The fact that college tuition costs thousands of dollars each year is accepted as fact in most of the United States. A new web service called StraighterLine, profiled by the Washington Monthly, wants to bring the price down to just $99 per month. For the cost of a nice dinner for two people, StraighterLine students get courses “designed and overseen by professors with PhDs,” and real live tutors “available at any time, day or night, just a mouse click away.”
The company is currently trying to take business away from the big introductory college classes, where hundreds of students pack into lecture halls, often taught by grad students or adjunct faculty. StraighterLine purports to be more responsive to the students’ needs at a fraction of the cost of big institutions, and even cheaper than most online universities. The problem, according to Washington Monthly, is that big schools often use the money from the big introductory classes to fund the “libraries, basketball teams, classical Chinese poetry experts, and everything else.”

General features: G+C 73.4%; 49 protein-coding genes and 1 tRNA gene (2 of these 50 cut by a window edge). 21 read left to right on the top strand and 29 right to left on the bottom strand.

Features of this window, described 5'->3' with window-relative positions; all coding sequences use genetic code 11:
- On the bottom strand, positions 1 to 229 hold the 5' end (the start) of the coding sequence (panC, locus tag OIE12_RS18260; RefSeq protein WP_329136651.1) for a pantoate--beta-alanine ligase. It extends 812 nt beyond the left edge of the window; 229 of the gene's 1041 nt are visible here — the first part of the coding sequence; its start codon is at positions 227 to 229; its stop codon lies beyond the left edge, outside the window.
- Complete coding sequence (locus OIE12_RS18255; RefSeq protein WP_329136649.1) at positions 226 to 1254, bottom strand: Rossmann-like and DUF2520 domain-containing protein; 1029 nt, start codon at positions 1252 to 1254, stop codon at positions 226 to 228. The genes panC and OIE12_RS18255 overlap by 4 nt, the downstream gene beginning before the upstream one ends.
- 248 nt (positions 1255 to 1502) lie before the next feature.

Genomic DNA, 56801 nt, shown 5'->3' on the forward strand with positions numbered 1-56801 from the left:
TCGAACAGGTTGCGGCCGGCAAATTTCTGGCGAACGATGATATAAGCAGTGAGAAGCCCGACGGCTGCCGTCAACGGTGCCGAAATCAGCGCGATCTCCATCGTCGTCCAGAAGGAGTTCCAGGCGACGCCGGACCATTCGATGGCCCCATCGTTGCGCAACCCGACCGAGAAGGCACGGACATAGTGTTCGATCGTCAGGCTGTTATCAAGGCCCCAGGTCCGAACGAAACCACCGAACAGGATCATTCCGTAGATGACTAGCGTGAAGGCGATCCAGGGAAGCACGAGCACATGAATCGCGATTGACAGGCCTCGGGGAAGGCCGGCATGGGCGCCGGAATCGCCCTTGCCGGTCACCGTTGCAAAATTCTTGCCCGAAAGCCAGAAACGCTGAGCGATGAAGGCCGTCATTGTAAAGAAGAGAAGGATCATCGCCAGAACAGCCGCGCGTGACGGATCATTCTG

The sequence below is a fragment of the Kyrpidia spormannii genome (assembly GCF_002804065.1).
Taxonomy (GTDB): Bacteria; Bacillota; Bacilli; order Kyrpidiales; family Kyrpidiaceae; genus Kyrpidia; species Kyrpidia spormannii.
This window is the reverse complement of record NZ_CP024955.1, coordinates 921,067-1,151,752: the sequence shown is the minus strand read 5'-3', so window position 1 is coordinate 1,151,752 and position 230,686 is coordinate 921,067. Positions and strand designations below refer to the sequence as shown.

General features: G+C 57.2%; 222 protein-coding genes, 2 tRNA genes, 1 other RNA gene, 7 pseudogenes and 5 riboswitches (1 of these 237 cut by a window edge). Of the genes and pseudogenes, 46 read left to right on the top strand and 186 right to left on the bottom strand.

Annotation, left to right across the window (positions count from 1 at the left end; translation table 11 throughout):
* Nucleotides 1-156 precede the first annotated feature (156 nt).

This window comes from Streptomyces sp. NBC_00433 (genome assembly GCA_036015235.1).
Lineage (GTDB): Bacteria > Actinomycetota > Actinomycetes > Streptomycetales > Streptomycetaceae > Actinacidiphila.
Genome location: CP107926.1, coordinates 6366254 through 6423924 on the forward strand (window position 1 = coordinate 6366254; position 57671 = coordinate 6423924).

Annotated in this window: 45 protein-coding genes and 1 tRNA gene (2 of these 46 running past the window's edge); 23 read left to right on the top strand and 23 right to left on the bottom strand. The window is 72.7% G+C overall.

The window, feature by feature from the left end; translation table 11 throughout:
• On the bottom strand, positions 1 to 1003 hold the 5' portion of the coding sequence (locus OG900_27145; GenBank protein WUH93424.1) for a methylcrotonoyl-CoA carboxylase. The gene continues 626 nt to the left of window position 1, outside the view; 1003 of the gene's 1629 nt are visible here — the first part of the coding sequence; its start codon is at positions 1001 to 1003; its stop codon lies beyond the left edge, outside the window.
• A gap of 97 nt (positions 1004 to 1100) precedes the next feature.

A company like StraighterLine has the potential to disrupt the entire college business model and make things very uncomfortable for a lot of big-name universities. According to the article, StraighterLine, and other institutions like it will “seriously threaten the ability of universities to provide all the things beyond teaching on which society depends: science, culture, the transmission of our civilization from one generation to the next.”
Source: Washington Monthly
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